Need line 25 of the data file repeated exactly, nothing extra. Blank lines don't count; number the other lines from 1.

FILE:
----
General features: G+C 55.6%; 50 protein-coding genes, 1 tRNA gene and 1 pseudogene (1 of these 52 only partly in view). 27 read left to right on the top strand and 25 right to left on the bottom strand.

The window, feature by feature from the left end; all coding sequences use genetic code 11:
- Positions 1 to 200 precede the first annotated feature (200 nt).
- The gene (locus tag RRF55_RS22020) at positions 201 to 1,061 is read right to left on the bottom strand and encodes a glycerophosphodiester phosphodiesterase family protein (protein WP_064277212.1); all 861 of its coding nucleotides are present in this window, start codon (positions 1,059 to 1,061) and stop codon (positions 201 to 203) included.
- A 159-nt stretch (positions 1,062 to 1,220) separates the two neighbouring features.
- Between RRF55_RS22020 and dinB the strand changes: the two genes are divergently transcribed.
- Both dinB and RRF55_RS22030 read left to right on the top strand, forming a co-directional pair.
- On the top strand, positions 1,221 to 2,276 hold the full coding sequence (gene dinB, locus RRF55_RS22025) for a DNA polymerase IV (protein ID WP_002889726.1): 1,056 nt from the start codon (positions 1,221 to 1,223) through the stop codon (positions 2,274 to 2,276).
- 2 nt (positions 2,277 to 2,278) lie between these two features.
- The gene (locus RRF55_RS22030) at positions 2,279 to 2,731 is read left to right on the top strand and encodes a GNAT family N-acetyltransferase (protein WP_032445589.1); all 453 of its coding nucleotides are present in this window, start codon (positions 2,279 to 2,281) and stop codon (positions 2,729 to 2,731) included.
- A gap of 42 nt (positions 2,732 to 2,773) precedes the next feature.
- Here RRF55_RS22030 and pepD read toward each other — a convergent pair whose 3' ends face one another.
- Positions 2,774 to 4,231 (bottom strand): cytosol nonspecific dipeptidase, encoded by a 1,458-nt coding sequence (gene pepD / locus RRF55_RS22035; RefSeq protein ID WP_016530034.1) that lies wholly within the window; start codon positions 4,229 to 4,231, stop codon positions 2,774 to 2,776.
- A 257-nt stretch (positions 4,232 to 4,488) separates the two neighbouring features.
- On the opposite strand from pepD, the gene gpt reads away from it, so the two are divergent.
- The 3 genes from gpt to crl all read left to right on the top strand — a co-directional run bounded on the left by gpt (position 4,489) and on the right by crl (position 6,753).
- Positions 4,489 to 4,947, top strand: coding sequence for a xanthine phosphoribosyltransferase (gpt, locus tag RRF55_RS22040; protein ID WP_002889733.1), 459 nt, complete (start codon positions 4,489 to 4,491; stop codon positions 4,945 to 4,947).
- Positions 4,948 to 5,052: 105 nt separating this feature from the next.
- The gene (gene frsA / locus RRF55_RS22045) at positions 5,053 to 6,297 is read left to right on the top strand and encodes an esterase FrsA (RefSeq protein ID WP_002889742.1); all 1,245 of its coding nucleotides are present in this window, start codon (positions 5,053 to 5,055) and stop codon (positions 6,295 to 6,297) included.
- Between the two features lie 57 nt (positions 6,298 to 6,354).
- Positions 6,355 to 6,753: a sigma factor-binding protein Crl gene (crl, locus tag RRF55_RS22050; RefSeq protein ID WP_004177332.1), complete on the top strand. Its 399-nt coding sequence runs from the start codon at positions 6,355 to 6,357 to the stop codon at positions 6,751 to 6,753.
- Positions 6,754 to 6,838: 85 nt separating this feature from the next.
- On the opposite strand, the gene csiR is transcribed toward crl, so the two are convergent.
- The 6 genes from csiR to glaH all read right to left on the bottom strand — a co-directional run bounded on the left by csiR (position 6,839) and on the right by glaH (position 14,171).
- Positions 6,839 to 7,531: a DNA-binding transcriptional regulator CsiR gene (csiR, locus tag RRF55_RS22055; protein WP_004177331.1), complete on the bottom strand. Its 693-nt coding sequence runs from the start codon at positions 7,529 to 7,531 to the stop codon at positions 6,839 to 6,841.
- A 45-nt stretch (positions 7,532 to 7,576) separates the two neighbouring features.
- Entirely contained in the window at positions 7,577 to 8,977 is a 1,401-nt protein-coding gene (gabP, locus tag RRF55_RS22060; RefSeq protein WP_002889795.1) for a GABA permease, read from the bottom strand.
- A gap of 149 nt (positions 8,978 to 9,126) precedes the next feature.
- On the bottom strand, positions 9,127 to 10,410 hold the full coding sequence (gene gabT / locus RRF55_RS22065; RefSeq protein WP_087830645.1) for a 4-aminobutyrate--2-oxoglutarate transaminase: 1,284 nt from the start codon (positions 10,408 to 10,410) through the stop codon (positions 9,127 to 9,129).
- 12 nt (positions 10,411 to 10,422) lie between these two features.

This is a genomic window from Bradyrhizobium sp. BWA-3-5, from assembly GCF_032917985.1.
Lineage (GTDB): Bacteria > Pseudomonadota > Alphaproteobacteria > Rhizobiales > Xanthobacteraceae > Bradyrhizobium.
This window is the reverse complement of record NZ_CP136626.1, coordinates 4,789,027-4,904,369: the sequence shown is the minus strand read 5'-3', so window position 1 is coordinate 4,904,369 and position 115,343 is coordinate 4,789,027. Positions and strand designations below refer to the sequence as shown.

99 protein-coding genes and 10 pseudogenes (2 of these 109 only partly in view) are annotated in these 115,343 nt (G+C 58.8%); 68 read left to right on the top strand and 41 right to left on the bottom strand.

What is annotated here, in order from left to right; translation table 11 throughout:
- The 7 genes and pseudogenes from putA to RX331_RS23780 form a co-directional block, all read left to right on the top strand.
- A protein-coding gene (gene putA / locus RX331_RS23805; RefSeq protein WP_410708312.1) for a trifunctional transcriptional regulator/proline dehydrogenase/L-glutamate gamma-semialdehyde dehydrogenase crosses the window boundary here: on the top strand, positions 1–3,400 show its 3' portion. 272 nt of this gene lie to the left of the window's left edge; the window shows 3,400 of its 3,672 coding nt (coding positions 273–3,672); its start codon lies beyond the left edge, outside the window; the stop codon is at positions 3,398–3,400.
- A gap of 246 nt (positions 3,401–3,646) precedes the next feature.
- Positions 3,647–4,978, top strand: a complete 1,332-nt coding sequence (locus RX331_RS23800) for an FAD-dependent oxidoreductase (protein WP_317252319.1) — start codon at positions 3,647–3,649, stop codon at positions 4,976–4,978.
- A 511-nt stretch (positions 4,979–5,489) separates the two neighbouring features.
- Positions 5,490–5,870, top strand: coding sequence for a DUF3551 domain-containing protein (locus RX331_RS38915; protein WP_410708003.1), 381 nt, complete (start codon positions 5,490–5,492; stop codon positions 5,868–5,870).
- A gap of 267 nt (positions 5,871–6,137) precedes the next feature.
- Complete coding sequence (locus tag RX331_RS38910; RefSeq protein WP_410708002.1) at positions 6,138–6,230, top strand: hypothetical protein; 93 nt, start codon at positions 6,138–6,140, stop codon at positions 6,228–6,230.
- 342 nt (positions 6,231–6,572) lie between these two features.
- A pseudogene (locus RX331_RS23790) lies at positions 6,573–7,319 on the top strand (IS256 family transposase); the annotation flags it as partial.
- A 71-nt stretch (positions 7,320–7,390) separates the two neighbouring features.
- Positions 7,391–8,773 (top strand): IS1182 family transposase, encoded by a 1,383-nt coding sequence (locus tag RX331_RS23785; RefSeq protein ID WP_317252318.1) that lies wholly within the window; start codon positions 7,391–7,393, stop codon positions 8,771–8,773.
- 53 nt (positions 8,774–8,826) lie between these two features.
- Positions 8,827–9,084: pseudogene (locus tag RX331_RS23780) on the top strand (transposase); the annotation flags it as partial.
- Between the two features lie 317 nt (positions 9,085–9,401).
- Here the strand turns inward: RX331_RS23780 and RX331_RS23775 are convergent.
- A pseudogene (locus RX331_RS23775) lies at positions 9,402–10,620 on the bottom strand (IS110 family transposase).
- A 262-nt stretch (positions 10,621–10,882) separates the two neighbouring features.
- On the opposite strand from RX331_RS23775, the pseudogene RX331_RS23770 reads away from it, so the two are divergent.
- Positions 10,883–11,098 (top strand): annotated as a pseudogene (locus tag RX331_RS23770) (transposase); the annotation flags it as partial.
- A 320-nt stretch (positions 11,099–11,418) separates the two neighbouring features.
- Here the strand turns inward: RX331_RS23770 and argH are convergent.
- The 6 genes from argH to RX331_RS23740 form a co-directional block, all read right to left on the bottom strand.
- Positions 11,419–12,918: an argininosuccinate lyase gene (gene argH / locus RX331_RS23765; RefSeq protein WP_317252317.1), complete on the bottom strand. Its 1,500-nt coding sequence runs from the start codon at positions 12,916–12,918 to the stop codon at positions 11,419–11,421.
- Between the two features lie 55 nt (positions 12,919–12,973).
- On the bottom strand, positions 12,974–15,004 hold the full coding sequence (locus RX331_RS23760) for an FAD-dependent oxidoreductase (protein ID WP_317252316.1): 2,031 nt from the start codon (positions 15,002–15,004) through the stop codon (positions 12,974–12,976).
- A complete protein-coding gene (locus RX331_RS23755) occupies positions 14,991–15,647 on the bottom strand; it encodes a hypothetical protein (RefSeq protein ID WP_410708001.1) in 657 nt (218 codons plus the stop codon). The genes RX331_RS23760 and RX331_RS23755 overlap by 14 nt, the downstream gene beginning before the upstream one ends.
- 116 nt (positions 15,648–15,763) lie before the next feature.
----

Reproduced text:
- Positions 6,839 to 7,531: a DNA-binding transcriptional regulator CsiR gene (csiR, locus tag RRF55_RS22055; protein WP_004177331.1), complete on the bottom strand. Its 693-nt coding sequence runs from the start codon at positions 7,529 to 7,531 to the stop codon at positions 6,839 to 6,841.